New data from the FDA has concurred that at-home testing kits for coronavirus may be less sensitive towards detecting the virus in a person who has been infected with the Omicron variant.
Early data suggests antigen tests, like those used in at-home rapid test kits, “may have reduced sensitivity” to the highly contagious new strain, said the FDA this week, while cases in the US skyrocketed to record-breaking numbers. As it stands, this latest announcement is based on preliminary studies by the National Institutes of Health’s Rapid Acceleration of Diagnostics program, which found antigen tests, like the ones available in at-home kits, do detect the omicron strain but not as effectively.
In contrast, leading test-kit manufacturer Abbott said its BinaxNOW antigen test has detected omicron in live virus tests with equivalent sensitivity to other variants. “We know our tests are a critical tool in controlling [the] spread of the virus and we will remain vigilant in conducting analyses and closely monitoring test performance,” the manufacturer said Tuesday. “We have a network of research, academic and public health collaborators strategically placed around the world that are actively sequencing viruses to look for the next viral threat, including COVID variants.”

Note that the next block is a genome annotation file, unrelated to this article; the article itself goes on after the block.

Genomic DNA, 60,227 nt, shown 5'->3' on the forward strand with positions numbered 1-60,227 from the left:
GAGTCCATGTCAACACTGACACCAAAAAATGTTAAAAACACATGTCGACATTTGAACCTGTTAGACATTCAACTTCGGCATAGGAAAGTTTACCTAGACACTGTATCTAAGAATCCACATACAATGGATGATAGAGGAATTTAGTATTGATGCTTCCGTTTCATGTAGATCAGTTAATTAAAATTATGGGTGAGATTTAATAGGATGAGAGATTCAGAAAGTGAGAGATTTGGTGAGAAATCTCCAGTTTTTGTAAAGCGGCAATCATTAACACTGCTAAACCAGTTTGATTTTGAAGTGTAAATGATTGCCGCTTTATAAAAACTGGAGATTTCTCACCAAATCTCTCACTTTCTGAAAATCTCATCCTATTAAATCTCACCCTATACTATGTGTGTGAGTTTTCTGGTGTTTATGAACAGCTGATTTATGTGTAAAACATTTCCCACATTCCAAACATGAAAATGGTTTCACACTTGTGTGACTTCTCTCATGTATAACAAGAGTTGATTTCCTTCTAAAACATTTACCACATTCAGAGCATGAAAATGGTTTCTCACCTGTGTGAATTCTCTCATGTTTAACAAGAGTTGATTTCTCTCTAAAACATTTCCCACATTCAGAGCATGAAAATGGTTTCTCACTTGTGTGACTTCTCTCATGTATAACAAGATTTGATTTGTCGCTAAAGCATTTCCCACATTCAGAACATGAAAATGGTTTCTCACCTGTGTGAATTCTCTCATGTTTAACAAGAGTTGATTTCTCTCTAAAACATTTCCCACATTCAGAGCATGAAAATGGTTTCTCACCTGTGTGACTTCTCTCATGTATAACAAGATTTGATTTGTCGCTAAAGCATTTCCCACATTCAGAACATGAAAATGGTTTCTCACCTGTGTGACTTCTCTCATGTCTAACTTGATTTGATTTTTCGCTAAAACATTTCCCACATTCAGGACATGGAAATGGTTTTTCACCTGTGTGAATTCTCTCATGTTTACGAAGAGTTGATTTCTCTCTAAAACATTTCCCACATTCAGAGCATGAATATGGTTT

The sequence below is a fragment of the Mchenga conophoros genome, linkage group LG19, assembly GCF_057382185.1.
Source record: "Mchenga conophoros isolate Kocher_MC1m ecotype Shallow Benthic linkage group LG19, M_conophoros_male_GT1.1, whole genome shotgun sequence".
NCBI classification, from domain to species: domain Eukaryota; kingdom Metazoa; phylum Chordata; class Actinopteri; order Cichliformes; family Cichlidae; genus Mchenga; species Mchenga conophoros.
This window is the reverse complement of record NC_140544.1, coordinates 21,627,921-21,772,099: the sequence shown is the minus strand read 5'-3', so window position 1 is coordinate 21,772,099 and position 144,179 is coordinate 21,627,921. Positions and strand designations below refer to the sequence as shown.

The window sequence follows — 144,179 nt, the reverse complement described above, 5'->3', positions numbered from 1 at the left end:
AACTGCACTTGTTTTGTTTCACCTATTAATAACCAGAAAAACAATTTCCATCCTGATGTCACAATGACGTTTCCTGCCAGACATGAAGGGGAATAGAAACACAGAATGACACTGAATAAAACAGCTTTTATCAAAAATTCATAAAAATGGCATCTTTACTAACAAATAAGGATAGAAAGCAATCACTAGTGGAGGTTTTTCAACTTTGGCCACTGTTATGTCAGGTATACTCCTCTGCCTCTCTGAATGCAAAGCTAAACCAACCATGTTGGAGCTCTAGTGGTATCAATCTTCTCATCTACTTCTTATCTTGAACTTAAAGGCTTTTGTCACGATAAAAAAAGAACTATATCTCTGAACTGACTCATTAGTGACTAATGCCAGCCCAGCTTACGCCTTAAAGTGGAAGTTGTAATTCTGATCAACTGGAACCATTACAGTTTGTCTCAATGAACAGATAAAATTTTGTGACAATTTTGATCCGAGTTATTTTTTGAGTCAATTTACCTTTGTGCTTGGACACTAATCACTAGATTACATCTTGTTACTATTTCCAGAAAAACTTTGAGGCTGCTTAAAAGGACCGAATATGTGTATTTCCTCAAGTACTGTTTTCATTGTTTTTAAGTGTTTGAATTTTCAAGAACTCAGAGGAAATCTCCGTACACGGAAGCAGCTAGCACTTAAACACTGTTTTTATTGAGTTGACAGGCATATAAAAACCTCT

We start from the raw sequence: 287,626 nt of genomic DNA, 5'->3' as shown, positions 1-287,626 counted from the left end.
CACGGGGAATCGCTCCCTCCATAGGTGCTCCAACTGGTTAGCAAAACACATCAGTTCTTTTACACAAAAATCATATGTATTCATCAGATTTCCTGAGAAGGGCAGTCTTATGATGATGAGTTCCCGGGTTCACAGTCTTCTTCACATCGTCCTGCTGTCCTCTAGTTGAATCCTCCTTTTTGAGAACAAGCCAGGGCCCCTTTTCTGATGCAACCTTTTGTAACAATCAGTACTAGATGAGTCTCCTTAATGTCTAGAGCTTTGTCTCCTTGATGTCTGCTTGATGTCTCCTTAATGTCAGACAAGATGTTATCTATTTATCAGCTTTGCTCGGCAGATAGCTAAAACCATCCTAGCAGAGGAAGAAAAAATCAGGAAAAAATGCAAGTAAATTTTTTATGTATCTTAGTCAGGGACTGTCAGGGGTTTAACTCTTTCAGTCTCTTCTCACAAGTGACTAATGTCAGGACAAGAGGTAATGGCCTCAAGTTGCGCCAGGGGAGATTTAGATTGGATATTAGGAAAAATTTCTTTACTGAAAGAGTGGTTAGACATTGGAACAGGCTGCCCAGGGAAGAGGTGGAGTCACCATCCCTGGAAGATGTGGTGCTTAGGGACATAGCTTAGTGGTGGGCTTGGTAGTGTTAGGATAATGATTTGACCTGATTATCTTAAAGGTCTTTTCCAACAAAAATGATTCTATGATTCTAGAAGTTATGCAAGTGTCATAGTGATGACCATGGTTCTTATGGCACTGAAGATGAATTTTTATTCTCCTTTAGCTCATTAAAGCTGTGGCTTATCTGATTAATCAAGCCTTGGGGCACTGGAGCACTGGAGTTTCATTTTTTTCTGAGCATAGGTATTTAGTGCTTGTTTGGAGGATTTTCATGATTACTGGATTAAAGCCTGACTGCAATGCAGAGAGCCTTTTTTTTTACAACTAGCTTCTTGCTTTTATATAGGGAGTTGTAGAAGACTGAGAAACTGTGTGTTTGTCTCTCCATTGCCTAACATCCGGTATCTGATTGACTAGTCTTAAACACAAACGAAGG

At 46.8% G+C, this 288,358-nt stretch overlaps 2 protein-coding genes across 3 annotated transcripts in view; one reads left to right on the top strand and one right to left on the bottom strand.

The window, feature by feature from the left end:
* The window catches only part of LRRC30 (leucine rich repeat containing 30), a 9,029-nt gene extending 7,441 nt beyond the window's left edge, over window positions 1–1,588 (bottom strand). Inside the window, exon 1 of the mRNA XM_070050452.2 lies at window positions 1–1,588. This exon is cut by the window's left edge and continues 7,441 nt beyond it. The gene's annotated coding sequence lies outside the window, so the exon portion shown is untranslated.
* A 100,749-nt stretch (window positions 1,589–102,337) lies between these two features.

Due to these findings, going forward, if a person tests negative on an antigen test but has coronavirus symptoms or was likely exposed to the virus, they’re encouraged to undergo a PCR test, which takes longer to deliver results but can show if there is an active coronavirus infection.